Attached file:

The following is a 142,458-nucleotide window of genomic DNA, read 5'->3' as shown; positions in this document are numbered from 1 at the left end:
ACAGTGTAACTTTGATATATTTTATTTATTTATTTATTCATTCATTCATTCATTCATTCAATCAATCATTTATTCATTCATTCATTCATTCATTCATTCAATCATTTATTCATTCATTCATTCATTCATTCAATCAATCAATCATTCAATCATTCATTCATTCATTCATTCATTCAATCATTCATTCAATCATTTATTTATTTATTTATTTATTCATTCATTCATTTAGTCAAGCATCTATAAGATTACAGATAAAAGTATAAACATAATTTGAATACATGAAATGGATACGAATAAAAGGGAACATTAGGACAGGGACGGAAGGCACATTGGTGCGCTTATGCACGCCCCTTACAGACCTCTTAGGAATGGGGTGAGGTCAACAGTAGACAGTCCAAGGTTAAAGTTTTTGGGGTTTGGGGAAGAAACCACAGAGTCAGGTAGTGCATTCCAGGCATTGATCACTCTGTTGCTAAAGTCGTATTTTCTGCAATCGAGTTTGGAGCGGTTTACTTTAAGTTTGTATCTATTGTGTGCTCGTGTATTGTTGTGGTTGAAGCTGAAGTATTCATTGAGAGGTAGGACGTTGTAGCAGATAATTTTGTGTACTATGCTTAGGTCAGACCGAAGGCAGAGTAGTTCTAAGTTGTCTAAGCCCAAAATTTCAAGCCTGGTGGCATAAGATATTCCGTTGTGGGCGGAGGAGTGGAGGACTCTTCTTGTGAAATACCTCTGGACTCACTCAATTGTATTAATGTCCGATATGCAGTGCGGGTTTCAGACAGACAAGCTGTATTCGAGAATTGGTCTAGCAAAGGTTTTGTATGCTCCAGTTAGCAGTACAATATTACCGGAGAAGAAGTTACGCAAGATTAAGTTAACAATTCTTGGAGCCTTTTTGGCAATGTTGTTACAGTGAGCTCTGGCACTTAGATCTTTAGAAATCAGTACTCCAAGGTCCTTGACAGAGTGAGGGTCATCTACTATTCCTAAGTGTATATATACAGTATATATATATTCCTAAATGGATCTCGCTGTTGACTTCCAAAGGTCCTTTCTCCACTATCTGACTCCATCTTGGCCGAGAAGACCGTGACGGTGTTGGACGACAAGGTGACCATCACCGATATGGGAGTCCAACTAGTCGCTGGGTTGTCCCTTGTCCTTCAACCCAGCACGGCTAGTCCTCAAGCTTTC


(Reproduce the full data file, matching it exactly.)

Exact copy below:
The following is a 142,458-nucleotide window of genomic DNA, read 5'->3' as shown; positions in this document are numbered from 1 at the left end:
ACAGTGTAACTTTGATATATTTTATTTATTTATTTATTCATTCATTCATTCATTCATTCAATCAATCATTTATTCATTCATTCATTCATTCATTCATTCAATCATTTATTCATTCATTCATTCATTCATTCAATCAATCAATCATTCAATCATTCATTCATTCATTCATTCATTCAATCATTCATTCAATCATTTATTTATTTATTTATTTATTCATTCATTCATTTAGTCAAGCATCTATAAGATTACAGATAAAAGTATAAACATAATTTGAATACATGAAATGGATACGAATAAAAGGGAACATTAGGACAGGGACGGAAGGCACATTGGTGCGCTTATGCACGCCCCTTACAGACCTCTTAGGAATGGGGTGAGGTCAACAGTAGACAGTCCAAGGTTAAAGTTTTTGGGGTTTGGGGAAGAAACCACAGAGTCAGGTAGTGCATTCCAGGCATTGATCACTCTGTTGCTAAAGTCGTATTTTCTGCAATCGAGTTTGGAGCGGTTTACTTTAAGTTTGTATCTATTGTGTGCTCGTGTATTGTTGTGGTTGAAGCTGAAGTATTCATTGAGAGGTAGGACGTTGTAGCAGATAATTTTGTGTACTATGCTTAGGTCAGACCGAAGGCAGAGTAGTTCTAAGTTGTCTAAGCCCAAAATTTCAAGCCTGGTGGCATAAGATATTCCGTTGTGGGCGGAGGAGTGGAGGACTCTTCTTGTGAAATACCTCTGGACTCACTCAATTGTATTAATGTCCGATATGCAGTGCGGGTTTCAGACAGACAAGCTGTATTCGAGAATTGGTCTAGCAAAGGTTTTGTATGCTCCAGTTAGCAGTACAATATTACCGGAGAAGAAGTTACGCAAGATTAAGTTAACAATTCTTGGAGCCTTTTTGGCAATGTTGTTACAGTGAGCTCTGGCACTTAGATCTTTAGAAATCAGTACTCCAAGGTCCTTGACAGAGTGAGGGTCATCTACTATTCCTAAGTGTATATATACAGTATATATATATTCCTAAATGGATCTCGCTGTTGACTTCCAAAGGTCCTTTCTCCACTATCTGACTCCATCTTGGCCGAGAAGACCGTGACGGTGTTGGACGACAAGGTGACCATCACCGATATGGGAGTCCAACTAGTCGCTGGGTTGTCCCTTGTCCTTCAACCCAGCACGGCTAGTCCTCAAGCTTTC